THE VOID chief executive officer (CEO) Cliff Plumer told The Verge in December that the company would continue to produce traveling shows, “almost like a Cirque de Soleil.”


Global entertainment giant IMAX has committed to finding out how VR experiences will resonate with consumers through its entertainment venues. According to a November 2016 press release, the company announced the establishment of “a $50 million virtual reality fund between IMAX and other strategic investors to help finance the creation of at least 25 interactive VR content experiences over the next three years for use across all VR platforms including in IMAX VR centres.” The fund will target premium Hollywood filmmaker partners, gaming publishers, and other leading content developers.

The company launched six pilot VR centers: two in New York, in Los Angeles, and at ODEON & UCI Cinemas Group’s Printworks multiplex location in Manchester, United Kingdom, in Shanghai and Toronto. The pilots are being used to gauge several factors, including customer experience, pricing models, and types of content. If the pilots work out, IMAX would expand, but IMAX told Variety in March that, so far, the results are “mixed.” IMAX operates 1,000 theaters in 66 countries.


VRstudios provides a full spectrum of VR technology and experiences serving the commercial entertainment and gaming and enterprise industries. The collection of products includes a proprietary platform, a wireless headset, hardware devices, software solutions/gaming and entertainment experiences, and developer tools.

VRstudios is engaged and talking with companies from construction, design, architecture, aerospace, medical, military, and entertainment (family entertainment centers, AAA studios, retail, arcades, restaurants, etc.), but has seemed to find traction in the entertainment industry. Customers include Universal Studios Orlando, Knott’s Berry Farm, SNR Italy, and clients in eight other countries. The company aggressively signed distribution partners in 2016, including entertainment/arcade vendors Simuline and Smartlaunch. VRstudios says it provides a collection of differentiating capabilities that include wireless full-motion without wires; simultaneous multi-player; 1:1 positional tracking for full immersion with no ill physical effects; and immersive viewer participation through its Player Zero (spectator view) function.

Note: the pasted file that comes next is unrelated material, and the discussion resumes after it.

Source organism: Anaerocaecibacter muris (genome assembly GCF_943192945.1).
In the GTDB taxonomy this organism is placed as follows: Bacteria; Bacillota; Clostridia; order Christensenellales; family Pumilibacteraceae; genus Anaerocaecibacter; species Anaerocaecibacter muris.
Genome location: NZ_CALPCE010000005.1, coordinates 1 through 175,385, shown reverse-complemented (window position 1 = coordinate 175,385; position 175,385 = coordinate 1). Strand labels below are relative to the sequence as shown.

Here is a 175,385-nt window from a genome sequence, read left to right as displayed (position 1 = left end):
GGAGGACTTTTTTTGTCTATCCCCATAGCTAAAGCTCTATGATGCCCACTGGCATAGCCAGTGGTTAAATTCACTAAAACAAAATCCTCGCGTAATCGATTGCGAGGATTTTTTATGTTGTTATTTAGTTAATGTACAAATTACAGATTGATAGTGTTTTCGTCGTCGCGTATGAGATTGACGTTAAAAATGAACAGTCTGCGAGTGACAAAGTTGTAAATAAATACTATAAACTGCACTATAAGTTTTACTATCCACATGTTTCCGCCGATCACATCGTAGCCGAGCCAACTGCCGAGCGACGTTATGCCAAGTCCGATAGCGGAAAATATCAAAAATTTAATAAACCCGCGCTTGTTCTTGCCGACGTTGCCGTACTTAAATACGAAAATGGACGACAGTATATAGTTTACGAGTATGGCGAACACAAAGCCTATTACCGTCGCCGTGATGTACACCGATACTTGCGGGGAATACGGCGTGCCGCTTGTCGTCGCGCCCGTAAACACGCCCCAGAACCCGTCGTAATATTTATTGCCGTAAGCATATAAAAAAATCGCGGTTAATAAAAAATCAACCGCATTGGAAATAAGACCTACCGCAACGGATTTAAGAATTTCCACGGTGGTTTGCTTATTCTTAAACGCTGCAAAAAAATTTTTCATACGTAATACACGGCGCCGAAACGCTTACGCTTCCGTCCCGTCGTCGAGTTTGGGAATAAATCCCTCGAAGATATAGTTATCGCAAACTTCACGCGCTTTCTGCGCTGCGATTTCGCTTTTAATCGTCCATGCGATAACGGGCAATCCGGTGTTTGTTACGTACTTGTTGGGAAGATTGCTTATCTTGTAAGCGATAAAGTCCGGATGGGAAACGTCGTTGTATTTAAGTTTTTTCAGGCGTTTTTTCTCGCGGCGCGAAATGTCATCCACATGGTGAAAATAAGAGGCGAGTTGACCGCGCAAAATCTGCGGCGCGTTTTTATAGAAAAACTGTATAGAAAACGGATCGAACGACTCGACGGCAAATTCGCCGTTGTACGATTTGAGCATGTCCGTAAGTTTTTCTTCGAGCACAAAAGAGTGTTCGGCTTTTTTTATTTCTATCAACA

The company is marketing its turnkey experience called Terminal 17 . According to Upload, VRcade sees a path to VR success with the attraction industry:

It became apparent that all types of attraction owners from around the world are increasingly aware of the value of integrating VR into their locations, given the relatively lower price than other amusement rides and games. VR also can offer many different experiences in the same setup and generates revenue regardless of weather.

While the VR industry searches for the ‘killer app’ to accelerate consumer adoption of VR, Vitale believes that the killer app is in fact turnkey [location-based entertainment] LBE VR. VRstudios’ standard model is to sell a full-package solution to venue operators, including commercial-grade hardware that brings their large-format free-roam VR concept to life. The revenue share model for VRcade Arena covers licensing content and the Attraction Management Platform, AMP. The idea is that expansion can happen rapidly as the upfront costs are covered by operator customers, and ongoing revenue is shared.